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              Chinese Architecture
              Learn Chinese - History and Culture

               
              Chinese architecture refers to a style of architecture that has taken shape in Asia over the centuries. The structural principles of Chinese architecture have remained largely unchanged, the main changes being only the decorative details. Since the Tang Dynasty, Chinese architecture has had a major influence on the architectural styles of Korea, Japan, Taiwan and Vietnam.

              The following article gives a cursory explanation of traditional Chinese architecture, before the introduction of Western building methods during the early 20th Century. Throughout the 20th Century, however, Western-trained Chinese architects have attempted to combine traditional Chinese designs into modern (usually government) buildings, with only limited success. Moreover, the pressure for Western-style urban development throughout contemporary China means that demand for traditional Chinese buildings is quickly disappearing.
              Features, and Classification
              There are certain features common to all Chinese architecture, regardless of specific region or use.

              The most important is the Chinese architectural emphasis on the horizontal axis, in particular the construction of a heavy platform and a large roof that floats over this base, with the vertical walls not as well emphasized. This contrasts Western architecture, which tends to grow in height and depth. Chinese architecture stresses the visual impact of the width of the buildings. The halls and palaces in the Forbidden City, for example, have rather low ceilings when compared to equivalent stately buildings in the West, but their external appearances suggest the all-embracing nature of imperial China. This of course does not apply to pagodas, which, in any case, are relatively rare. These ideas have found their way into modern Western architecture, for example through the work of J?rn Utzon (see page 221 of Weston (2002)).
              Another important feature is its emphasis on symmetry, which connotes a sense of grandeur; this applies to everything from palaces to farmhouses. A notable exception is in the design of gardens, which tends to be as asymmetrical as possible. The principle underlying the garden's composition is to create enduring flow and emmulate nature.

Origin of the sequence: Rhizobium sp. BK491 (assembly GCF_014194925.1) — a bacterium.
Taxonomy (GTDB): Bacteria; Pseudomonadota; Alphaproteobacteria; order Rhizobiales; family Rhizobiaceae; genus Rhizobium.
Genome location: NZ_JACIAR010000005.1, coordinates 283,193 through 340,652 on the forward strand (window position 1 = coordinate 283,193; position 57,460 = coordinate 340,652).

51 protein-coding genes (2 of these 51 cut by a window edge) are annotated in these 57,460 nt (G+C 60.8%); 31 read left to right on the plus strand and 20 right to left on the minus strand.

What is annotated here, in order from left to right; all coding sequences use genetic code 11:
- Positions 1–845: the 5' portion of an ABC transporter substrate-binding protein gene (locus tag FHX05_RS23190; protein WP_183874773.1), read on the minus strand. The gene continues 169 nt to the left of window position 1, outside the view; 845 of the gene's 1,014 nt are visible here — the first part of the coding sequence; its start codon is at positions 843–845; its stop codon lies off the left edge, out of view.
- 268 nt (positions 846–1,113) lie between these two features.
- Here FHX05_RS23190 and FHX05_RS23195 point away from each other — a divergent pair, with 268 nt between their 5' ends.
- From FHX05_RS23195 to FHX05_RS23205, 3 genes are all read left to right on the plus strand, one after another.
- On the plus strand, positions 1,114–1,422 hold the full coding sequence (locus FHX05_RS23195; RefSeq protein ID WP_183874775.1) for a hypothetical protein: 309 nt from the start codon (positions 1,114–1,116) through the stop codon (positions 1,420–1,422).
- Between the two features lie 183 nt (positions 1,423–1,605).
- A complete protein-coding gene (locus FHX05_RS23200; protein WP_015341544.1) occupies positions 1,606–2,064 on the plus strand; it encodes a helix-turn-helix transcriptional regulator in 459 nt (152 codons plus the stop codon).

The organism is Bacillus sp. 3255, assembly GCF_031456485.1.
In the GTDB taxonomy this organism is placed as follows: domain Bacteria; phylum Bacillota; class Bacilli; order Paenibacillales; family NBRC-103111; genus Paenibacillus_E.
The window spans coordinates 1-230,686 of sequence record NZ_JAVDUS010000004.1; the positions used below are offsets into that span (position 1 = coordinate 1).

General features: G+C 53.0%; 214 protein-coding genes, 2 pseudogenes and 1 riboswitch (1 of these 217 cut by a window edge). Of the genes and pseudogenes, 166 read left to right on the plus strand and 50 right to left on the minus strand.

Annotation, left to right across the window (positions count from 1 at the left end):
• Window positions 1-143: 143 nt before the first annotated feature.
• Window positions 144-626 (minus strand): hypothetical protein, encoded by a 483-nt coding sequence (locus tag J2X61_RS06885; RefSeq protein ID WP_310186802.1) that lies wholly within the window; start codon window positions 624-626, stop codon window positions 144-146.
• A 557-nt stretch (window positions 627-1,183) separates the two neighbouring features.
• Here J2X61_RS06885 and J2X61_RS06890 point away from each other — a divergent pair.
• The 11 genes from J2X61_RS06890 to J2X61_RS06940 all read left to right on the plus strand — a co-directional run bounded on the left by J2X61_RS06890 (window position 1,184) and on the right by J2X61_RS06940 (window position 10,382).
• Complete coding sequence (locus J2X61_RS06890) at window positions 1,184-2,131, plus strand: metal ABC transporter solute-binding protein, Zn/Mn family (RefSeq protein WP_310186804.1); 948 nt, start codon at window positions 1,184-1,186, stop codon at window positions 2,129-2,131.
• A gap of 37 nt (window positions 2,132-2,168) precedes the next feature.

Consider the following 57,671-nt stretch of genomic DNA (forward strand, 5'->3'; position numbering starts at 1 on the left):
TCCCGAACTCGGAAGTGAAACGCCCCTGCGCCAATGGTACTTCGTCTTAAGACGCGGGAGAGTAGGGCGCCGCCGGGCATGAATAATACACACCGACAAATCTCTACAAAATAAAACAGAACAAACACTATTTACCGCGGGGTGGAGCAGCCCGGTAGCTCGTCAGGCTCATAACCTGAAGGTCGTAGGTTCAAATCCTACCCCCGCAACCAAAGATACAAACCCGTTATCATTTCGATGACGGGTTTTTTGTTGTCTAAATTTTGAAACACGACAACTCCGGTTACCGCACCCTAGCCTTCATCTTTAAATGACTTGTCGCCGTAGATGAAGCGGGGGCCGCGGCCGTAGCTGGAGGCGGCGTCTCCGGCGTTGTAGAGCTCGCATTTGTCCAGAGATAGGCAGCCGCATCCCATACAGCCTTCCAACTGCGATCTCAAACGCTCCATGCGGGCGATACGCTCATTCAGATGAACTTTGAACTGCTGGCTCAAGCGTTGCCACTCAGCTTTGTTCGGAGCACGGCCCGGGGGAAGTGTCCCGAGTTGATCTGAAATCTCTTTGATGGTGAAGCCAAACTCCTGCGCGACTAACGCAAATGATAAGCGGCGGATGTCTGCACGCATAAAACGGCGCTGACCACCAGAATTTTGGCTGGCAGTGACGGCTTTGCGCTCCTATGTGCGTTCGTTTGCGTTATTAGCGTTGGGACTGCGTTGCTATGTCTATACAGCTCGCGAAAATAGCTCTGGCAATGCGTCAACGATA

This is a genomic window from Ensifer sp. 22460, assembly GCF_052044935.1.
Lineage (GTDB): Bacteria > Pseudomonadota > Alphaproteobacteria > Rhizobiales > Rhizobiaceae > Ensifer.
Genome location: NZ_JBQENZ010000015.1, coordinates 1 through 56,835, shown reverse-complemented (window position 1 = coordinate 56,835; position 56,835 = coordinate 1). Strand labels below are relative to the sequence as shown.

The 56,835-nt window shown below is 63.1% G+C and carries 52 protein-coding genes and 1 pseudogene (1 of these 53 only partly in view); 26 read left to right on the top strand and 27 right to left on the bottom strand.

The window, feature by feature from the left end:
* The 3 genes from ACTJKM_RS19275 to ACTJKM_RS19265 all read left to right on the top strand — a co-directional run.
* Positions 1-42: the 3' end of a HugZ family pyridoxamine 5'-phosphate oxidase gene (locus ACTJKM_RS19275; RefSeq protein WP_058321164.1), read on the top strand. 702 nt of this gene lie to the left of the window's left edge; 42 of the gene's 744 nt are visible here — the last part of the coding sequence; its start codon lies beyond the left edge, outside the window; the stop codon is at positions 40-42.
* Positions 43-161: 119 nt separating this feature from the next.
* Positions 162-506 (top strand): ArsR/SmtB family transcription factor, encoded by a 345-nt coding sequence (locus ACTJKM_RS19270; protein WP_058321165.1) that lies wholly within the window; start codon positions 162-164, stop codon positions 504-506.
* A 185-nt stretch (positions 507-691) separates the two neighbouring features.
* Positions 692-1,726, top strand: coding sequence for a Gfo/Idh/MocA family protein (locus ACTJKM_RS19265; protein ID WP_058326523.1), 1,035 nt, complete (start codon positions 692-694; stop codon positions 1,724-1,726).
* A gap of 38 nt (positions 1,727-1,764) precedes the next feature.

Chinese buildings may be built with either red or grey bricks, but wooden structures are the most common; these are more capable of withstanding earthquakes, but are vulnerable to fire. The roof of a typical Chinese building is curved; there are strict classifications of gable types, comparable with the classical orders of European columns.

              The use of certain colours, numbers the cardinal directions in traditional Chinese architecture reflected the belief in a type of immanence, where the nature of a thing could be wholely contained in its own form, without reference to an evanescent belief. Although the Western tradition gradually developed a body of architectural literature, little was written on the subject in China, and the earliest text, the Kaogongji, was never disputed. However, ideas about cosmic harmony and the order of the city were usually interpreted at their most basic level, so a reproduction of the "ideal" city never existed. Beijing as reconstructed throughout the 15th and 16th century remains the best example of traditional Chinese town planning.

              Classification by structure
              Chinese classifications for architecture include:
              樓 (樓) lou (Multistory buildings)
              臺 tai (terraces)
              亭 ting (pavilions)
              閣 (閣) ge (Two-story pavilions)
              塔 ta (Chinese pagodas)
              軒 (軒) xuan (Verandas with windows)
              榭 xie (Pavilions or houses on terraces)
              屋 wu (Rooms along roofed corridors)


              Imperial architecture
              There were certain architectural features that were reserved solely for buildings built for the Emperor of China. One example is the use of yellow roof tiles; yellow having been the Imperial color, yellow roof tiles still adorn most of the buildings within the Forbidden City. The Temple of Heaven, however, uses blue roof tiles to symbolize the sky. The roofs are almost invariably supported by brackets, a feature shared only with the largest of religious buildings. The wooden columns of the buildings, as well as the surface of the walls, tend to be red in colour.

              The Chinese dragon, an emblem reserved for the imperial regime, were heavily used on imperial architecture - on the roofs, on the beams and pillars, and on the doors. Only the buildings used by the imperial family were allowed to have nine gan (space between two columns); only the gates used by the Emperor could have five arches, with the centre one, of course, being reserved for the Emperor himself. The ancient Chinese favored the color red. The buildings faced south because the north had a cold wind.